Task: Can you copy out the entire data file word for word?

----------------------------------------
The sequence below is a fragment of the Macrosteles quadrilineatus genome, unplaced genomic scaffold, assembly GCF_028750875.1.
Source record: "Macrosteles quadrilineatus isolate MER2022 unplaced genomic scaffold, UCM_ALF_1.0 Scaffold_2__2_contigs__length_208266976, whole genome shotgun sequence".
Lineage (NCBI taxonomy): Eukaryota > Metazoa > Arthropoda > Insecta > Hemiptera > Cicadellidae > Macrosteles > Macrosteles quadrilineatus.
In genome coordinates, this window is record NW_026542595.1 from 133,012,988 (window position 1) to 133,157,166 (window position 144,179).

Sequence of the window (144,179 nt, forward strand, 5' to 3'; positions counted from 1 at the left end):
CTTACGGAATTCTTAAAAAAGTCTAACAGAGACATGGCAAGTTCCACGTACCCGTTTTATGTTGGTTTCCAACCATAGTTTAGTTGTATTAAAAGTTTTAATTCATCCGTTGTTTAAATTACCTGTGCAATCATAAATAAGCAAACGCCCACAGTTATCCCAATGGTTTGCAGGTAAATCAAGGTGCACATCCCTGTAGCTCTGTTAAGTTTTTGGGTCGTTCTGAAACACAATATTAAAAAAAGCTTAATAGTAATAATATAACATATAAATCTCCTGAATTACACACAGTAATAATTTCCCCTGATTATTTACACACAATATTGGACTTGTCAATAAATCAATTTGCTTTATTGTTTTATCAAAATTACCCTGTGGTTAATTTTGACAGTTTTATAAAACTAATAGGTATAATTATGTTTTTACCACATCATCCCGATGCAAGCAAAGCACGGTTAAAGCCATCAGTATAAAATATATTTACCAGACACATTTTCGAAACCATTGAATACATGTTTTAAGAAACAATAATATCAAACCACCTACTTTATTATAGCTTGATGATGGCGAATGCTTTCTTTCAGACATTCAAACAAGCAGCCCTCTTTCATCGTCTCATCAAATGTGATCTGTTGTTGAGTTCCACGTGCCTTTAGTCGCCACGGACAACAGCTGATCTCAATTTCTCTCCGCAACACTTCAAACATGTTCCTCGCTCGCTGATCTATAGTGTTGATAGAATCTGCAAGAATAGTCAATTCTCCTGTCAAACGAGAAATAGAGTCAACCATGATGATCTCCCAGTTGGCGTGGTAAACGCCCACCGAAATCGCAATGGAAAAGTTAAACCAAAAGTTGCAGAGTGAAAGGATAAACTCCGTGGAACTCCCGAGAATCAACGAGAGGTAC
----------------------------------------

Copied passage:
The sequence below is a fragment of the Macrosteles quadrilineatus genome, unplaced genomic scaffold, assembly GCF_028750875.1.
Source record: "Macrosteles quadrilineatus isolate MER2022 unplaced genomic scaffold, UCM_ALF_1.0 Scaffold_2__2_contigs__length_208266976, whole genome shotgun sequence".
Lineage (NCBI taxonomy): Eukaryota > Metazoa > Arthropoda > Insecta > Hemiptera > Cicadellidae > Macrosteles > Macrosteles quadrilineatus.
In genome coordinates, this window is record NW_026542595.1 from 133,012,988 (window position 1) to 133,157,166 (window position 144,179).

Sequence of the window (144,179 nt, forward strand, 5' to 3'; positions counted from 1 at the left end):
CTTACGGAATTCTTAAAAAAGTCTAACAGAGACATGGCAAGTTCCACGTACCCGTTTTATGTTGGTTTCCAACCATAGTTTAGTTGTATTAAAAGTTTTAATTCATCCGTTGTTTAAATTACCTGTGCAATCATAAATAAGCAAACGCCCACAGTTATCCCAATGGTTTGCAGGTAAATCAAGGTGCACATCCCTGTAGCTCTGTTAAGTTTTTGGGTCGTTCTGAAACACAATATTAAAAAAAGCTTAATAGTAATAATATAACATATAAATCTCCTGAATTACACACAGTAATAATTTCCCCTGATTATTTACACACAATATTGGACTTGTCAATAAATCAATTTGCTTTATTGTTTTATCAAAATTACCCTGTGGTTAATTTTGACAGTTTTATAAAACTAATAGGTATAATTATGTTTTTACCACATCATCCCGATGCAAGCAAAGCACGGTTAAAGCCATCAGTATAAAATATATTTACCAGACACATTTTCGAAACCATTGAATACATGTTTTAAGAAACAATAATATCAAACCACCTACTTTATTATAGCTTGATGATGGCGAATGCTTTCTTTCAGACATTCAAACAAGCAGCCCTCTTTCATCGTCTCATCAAATGTGATCTGTTGTTGAGTTCCACGTGCCTTTAGTCGCCACGGACAACAGCTGATCTCAATTTCTCTCCGCAACACTTCAAACATGTTCCTCGCTCGCTGATCTATAGTGTTGATAGAATCTGCAAGAATAGTCAATTCTCCTGTCAAACGAGAAATAGAGTCAACCATGATGATCTCCCAGTTGGCGTGGTAAACGCCCACCGAAATCGCAATGGAAAAGTTAAACCAAAAGTTGCAGAGTGAAAGGATAAACTCCGTGGAACTCCCGAGAATCAACGAGAGGTAC